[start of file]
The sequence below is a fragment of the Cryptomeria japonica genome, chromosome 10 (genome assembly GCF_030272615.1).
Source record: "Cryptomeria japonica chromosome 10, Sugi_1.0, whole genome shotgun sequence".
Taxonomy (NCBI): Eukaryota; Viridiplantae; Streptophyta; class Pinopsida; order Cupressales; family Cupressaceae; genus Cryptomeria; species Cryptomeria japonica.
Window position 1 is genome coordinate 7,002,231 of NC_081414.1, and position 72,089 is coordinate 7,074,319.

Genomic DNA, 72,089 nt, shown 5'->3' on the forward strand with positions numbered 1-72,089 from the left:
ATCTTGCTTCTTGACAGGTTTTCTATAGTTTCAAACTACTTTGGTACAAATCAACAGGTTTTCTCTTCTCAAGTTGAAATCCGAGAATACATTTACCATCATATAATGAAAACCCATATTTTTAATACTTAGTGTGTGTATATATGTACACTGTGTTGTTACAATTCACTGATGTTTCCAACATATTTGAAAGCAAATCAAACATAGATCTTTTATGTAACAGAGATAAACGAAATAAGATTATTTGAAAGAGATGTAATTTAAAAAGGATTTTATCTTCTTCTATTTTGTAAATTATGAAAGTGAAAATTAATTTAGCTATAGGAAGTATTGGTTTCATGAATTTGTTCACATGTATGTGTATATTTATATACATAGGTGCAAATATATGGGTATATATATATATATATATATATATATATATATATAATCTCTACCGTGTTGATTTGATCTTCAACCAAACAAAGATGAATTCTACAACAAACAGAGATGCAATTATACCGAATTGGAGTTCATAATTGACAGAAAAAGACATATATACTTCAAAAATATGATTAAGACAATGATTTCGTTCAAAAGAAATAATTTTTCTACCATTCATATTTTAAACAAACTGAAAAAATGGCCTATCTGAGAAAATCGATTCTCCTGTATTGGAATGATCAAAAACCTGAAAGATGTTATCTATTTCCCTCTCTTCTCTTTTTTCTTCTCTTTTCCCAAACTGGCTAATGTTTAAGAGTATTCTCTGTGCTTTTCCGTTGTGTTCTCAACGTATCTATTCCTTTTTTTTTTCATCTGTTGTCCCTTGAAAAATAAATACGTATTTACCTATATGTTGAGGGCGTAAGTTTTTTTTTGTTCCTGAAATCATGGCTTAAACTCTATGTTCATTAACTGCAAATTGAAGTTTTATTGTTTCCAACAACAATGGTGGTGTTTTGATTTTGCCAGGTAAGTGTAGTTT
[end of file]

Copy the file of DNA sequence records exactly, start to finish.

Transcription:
The sequence below is a fragment of the Cryptomeria japonica genome, chromosome 10 (genome assembly GCF_030272615.1).
Source record: "Cryptomeria japonica chromosome 10, Sugi_1.0, whole genome shotgun sequence".
Taxonomy (NCBI): Eukaryota; Viridiplantae; Streptophyta; class Pinopsida; order Cupressales; family Cupressaceae; genus Cryptomeria; species Cryptomeria japonica.
Window position 1 is genome coordinate 7,002,231 of NC_081414.1, and position 72,089 is coordinate 7,074,319.

Genomic DNA, 72,089 nt, shown 5'->3' on the forward strand with positions numbered 1-72,089 from the left:
ATCTTGCTTCTTGACAGGTTTTCTATAGTTTCAAACTACTTTGGTACAAATCAACAGGTTTTCTCTTCTCAAGTTGAAATCCGAGAATACATTTACCATCATATAATGAAAACCCATATTTTTAATACTTAGTGTGTGTATATATGTACACTGTGTTGTTACAATTCACTGATGTTTCCAACATATTTGAAAGCAAATCAAACATAGATCTTTTATGTAACAGAGATAAACGAAATAAGATTATTTGAAAGAGATGTAATTTAAAAAGGATTTTATCTTCTTCTATTTTGTAAATTATGAAAGTGAAAATTAATTTAGCTATAGGAAGTATTGGTTTCATGAATTTGTTCACATGTATGTGTATATTTATATACATAGGTGCAAATATATGGGTATATATATATATATATATATATATATATATATATAATCTCTACCGTGTTGATTTGATCTTCAACCAAACAAAGATGAATTCTACAACAAACAGAGATGCAATTATACCGAATTGGAGTTCATAATTGACAGAAAAAGACATATATACTTCAAAAATATGATTAAGACAATGATTTCGTTCAAAAGAAATAATTTTTCTACCATTCATATTTTAAACAAACTGAAAAAATGGCCTATCTGAGAAAATCGATTCTCCTGTATTGGAATGATCAAAAACCTGAAAGATGTTATCTATTTCCCTCTCTTCTCTTTTTTCTTCTCTTTTCCCAAACTGGCTAATGTTTAAGAGTATTCTCTGTGCTTTTCCGTTGTGTTCTCAACGTATCTATTCCTTTTTTTTTTCATCTGTTGTCCCTTGAAAAATAAATACGTATTTACCTATATGTTGAGGGCGTAAGTTTTTTTTTGTTCCTGAAATCATGGCTTAAACTCTATGTTCATTAACTGCAAATTGAAGTTTTATTGTTTCCAACAACAATGGTGGTGTTTTGATTTTGCCAGGTAAGTGTAGTTT